1.5 inch piece ginger, grated (about 1 generous tbsp, grated)
1 tsp or so of cornstarch, leftover from the tofu
1/2 cup good-tasting, low-sodium broth
¼ cup light/white soy sauce  (I used this, cheaper here)
2 tbsp dark soy sauce, preferably tamari
2 tbsp water
1 tsp rice wine vinegar
3 tbsp chives, chopped
1 tbsp sriracha
To serve
1 lb steamed broccoli (or other vegetable)
1 cup cooked brown or white jasmine rice

Toss the tofu cubes with the cornstarch. Save the leftover cornstarch in the bowl for the sauce. Heat wok/pan on medium high heat for one minute. Add the sesame and olive oils, and fry the tofu for 1 – 2 minutes per longer side, or until the tofu is golden-brown. Save the oil in the wok/pan used for the tofu. Drain on paper towels/clean tea towel
Grind the Szechuan and black peppercorns. Add the teaspoon of olive oil to the same wok/pan used for the tofu. Re-heat to medium heat, add garlic, ginger, and fry for 2 minutes, or until lightly brown. Add the Szechuan and black peppers, fry for another minute.
While the garlic/ginger is cooking, combine the light and dark soy sauces, broth, water in the cornstarch bowl. Whisk out any cornstarch lumps. Add this to wok of garlic-pepper. Bring to a gentle boil, and cook for about 3 minutes, stirring occasionally. The sauce should be thick enough to coat your spoon. Add the chopped chives, and if using, sriracha.
Heat the tofu and vegetables with the sauce for a minute or two in the wok, and serve with rice. Serve with additional sriracha and/or soy sauce.

*if you’re using pre-ground, you’ll have to reduce the amount. I think after grinding, the whole peppercorns yielded about 4 teaspoons of ground stuff.

 

szechuan pepper tofu bowl 2

30 comments:
  1. dixya,

    oh dear..this thing called LIFE is so damn COMPLICATED…but why? I hope you will sort things out and find whatever makes you happy because it is ultimate what matters :)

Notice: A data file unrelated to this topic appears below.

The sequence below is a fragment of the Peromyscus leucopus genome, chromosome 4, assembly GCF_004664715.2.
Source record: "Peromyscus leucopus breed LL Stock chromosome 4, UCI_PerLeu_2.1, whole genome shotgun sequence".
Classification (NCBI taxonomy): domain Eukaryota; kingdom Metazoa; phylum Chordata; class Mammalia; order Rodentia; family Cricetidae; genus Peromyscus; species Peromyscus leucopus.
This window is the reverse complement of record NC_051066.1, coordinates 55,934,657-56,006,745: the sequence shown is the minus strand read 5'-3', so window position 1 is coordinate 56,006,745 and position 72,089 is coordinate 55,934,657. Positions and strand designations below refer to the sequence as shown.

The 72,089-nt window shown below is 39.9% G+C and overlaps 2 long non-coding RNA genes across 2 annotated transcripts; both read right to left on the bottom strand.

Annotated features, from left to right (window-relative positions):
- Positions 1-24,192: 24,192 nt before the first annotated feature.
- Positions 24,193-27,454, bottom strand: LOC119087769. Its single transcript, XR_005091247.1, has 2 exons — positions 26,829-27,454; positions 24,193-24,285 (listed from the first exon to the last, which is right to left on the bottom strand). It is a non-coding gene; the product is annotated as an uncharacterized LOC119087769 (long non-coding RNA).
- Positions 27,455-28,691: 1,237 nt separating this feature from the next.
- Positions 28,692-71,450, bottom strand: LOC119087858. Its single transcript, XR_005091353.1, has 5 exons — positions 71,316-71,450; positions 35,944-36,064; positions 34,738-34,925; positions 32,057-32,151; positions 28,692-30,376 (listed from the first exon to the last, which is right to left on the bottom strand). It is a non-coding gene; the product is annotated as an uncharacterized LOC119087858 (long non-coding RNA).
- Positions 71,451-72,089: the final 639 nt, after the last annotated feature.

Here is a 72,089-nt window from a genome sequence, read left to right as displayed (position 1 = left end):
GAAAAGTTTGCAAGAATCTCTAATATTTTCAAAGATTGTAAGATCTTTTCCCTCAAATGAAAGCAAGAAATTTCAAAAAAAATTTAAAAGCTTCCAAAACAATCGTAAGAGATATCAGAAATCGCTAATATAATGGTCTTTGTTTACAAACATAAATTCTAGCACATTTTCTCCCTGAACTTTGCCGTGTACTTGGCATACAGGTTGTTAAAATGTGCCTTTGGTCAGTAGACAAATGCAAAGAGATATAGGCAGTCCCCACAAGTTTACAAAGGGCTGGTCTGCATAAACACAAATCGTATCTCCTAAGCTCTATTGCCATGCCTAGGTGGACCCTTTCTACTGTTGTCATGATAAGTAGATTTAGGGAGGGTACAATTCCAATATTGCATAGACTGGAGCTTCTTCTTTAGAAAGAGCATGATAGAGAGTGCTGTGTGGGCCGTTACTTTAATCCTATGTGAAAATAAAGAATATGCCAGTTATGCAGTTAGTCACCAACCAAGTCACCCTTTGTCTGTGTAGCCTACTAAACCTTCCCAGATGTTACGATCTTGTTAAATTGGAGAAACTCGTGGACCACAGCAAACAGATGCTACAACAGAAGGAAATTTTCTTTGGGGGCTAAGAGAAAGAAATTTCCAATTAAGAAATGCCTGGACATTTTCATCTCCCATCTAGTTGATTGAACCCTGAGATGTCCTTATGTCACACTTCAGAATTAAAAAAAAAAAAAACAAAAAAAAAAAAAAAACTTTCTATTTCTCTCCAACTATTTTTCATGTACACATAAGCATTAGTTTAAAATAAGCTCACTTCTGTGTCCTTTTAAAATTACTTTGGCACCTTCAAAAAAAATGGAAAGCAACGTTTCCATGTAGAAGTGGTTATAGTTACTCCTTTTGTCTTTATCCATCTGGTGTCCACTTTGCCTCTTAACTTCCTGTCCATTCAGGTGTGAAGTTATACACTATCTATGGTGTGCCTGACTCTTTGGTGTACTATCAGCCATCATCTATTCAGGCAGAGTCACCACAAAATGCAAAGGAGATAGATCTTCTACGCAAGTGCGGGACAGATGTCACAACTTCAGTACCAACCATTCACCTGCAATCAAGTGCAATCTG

2. I was just saying to Tim this past week that one of the strangest seasons of life is in that waiting period where something is going to end and something else is going to begin but you’re not quite out of one and into the other; you’re just waiting to be. It’s kind of annoying to me and my NOOOOOWWWW mentality and I am regularly taking a step back to be like, oh, yeah, this is what happens in real life.

    • Joyti,

      I’m definitely the same way. :)

  3. lena,

    I absolutely love this post, and your honesty.

  4. Joyti. I hear you loud and clear. Sometimes, not knowing is so crazy scary. It’s like the path is blur and you don’t know where the destination is, but try to soak in the present – I can say that because a few months ago, I just wanted to up and shift to any country that wasn’t Argentina, thinking that a relocation plan to some other economically more stable country would solve the frustration and uncertainty I was feeling in my own life, and relationship. But I’ve realized that, where I am now, is the best way to start changing how I feel – whether it’s about the financial situation, or my relationship, or my self-esteem. And today, I’m just enjoying the here and the now.